const std = @import("std");

pub fn main() void {
    var A = [_]u8 {2, 5, 6, 1, 1};
    var ptr_x = &A[1];
    ptr_x.* = 12;

    std.debug.print("{d}\n", .{A[1]});            // 12
    std.debug.print("{d}\n", .{ptr_x});           // [email protected]_address
    std.debug.print("{}\n", .{@TypeOf(ptr_x)});   // *u8

    var ptr_y = &A;
    ptr_y[2] = 11;
    std.debug.print("{any}\n", .{A});             // { 2, 12, 11, 1, 1 }
    std.debug.print("{}\n", .{@TypeOf(ptr_y)});   // *[5]u8

Advanced language features

Here is a summary of some of Zig’s advanced language features that you should know:

  • Manual memory management via allocators and the defer keyword
  • Supports generics with a simple syntax
  • Offers productive keywords (async, suspend, and resume) for modern asynchronous programming
  • Provides automatic type coercion and manual type coercion via the inbuilt @as
  • Zig’s C-interop lets you call C APIs. See the following run in with the -lc flag to link against libc:
    const std = @import("std");
    const c = @cImport({
    pub fn main() void {
        const char_count = c.printf("Hello %s\n", "C..."); // Hello C...
        std.debug.print("{}\n", .{@TypeOf(char_count)}); // c_int
        std.debug.print("{}\n", .{char_count}); // 11

Keep an eye on the official Zig news page for the latest feature additions and advanced concept explanations.

Standard library APIs in Zig

We’ve discussed the Zig language syntax and features with the previous examples, but those concepts are not enough to develop general-purpose programs — we often need to use complex data structures, mathematical formulas, and operating-system-level APIs. Zig offers a fully-featured, but minimal standard library via the std namespace.

We’ll write a simple CLI program to learn several Zig standard library features. Add the following code to a new Zig source file (you can also fork the Gist here) and run it:

This demo CLI supports three integer actions:

  • 0: Instantiates the program
  • 1: Shows program help
  • 2: Prints the current Node.js version via the Zig child process API

Look at the following preview:

Our simple CLI built with Zig standard library APIs

Here, we used some error-handling basics and the standard library’s io namespace and ChildProcess struct. See all available namespaces and structs from the official standard library reference.

Open-source Zig ecosystem

Zig is a new language, so the open-source package availability and the developer resources are still growing. Check the following popular open-source Zig libraries:

See more stuff developed with/for Zig from the awesome-zig repository.

Zig vs. C vs. Rust

The following table summarizes several important comparison factors for Zig, C, and Rust:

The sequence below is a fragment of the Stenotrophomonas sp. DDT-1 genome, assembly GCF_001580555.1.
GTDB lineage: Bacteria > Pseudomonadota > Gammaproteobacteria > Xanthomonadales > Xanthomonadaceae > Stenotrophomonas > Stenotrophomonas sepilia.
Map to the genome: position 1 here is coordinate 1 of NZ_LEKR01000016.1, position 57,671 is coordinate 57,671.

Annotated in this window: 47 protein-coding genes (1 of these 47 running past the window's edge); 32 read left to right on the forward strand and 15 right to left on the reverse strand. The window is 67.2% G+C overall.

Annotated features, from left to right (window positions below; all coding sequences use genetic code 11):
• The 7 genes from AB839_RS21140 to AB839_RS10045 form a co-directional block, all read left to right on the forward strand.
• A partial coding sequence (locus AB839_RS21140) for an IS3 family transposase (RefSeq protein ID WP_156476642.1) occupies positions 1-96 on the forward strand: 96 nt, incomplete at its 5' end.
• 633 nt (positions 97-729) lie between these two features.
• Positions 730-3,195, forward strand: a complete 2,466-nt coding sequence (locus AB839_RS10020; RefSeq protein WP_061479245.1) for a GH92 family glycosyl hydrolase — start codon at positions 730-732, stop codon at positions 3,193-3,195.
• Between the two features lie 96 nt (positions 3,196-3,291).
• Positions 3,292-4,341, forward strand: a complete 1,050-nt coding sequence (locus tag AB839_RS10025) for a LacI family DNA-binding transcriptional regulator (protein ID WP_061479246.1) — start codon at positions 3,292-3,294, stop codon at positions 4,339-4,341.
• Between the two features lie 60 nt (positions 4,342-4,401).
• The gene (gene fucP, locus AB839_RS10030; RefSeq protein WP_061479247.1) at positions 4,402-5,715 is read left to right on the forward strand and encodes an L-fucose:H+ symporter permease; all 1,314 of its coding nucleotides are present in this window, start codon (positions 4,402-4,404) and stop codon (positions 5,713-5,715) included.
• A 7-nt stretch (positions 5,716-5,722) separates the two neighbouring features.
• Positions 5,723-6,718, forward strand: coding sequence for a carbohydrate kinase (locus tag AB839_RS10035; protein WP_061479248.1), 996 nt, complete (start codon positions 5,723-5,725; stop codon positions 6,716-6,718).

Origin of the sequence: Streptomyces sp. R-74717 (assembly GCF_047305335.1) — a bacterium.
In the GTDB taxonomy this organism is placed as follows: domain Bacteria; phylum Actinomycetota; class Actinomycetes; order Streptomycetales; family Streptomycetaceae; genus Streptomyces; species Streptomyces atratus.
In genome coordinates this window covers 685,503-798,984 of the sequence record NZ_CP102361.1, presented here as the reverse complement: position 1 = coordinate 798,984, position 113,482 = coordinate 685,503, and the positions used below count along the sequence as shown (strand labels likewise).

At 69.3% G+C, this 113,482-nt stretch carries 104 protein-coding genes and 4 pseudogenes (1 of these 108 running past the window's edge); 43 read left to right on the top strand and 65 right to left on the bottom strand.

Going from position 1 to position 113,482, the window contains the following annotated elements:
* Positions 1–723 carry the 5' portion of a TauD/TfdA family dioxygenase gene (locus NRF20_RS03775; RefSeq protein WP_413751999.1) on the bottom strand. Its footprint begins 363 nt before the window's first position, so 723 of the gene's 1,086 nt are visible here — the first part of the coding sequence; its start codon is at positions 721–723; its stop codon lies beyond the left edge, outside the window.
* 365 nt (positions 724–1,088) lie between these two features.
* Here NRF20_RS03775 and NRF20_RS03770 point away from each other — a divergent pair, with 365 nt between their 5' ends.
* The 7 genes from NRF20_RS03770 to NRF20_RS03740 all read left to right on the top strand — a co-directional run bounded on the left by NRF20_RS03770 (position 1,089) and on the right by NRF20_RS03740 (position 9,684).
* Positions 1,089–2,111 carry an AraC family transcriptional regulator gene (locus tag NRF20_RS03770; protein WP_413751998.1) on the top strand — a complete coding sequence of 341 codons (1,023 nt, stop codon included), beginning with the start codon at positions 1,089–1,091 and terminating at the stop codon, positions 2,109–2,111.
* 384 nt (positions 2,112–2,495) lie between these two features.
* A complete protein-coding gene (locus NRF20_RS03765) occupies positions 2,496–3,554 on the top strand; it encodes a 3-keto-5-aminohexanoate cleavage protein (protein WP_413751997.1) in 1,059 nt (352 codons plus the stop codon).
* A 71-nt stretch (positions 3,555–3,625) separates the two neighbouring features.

Comparison factor Zig C Rust
Language influence Rust, C, and Python B Functional languages, C++
Initial release 2017 (0.1.0) 1972 2012 (0.1.0)
Language syntax complexity Minimal Minimal Complex
Primary paradigms Procedural Procedural Functional and procedural
Memory management Manual (via allocators) Manual (via malloc, etc) Manual (but improved to avoid security issues)
Performance and binary size Generates super-lightweight, faster binaries that have no dedicated runtime (can optionally link against libc) Generates super-lightweight, faster binaries that have a minimal runtime known as C runtime Generates faster binaries that have no dedicated runtime, and binary-size-related issues can be solved with these tips
Third-party library ecosystem Still growing, as a new language Mature library ecosystem, but has no standardized library registry and integration method (depends on build tools) Has a mature library ecosystem in the official package registry, called Crates
Developer resources Good, but only a few sources are available expect the official documentation Good Good
Standard library features Good Has low-level APIs only — need third-party libraries or have to write platform-specific code Good
Toolchain Fully-featured Compiler, linker, and assembler only — needs separate tools to run tests, advance building, use packages, etc. Fully-featured
C-interop Direct imports without FFI (Foreign Function Interface) N/A via Rust FFI


In this tutorial, we learned the concepts, goals, and design techniques behind the development of the Zig programming language. We learned the Zig language by testing generic, general-purpose programming facts that we can use to build modern computer programs.

Zig is still a new language, and more features are still being regularly implemented and tested by ZSF. Learning Zig is a great decision since it has a promising future as a better C language.

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Shalitha Suranga Programmer | Author of Neutralino.js | Technical Writer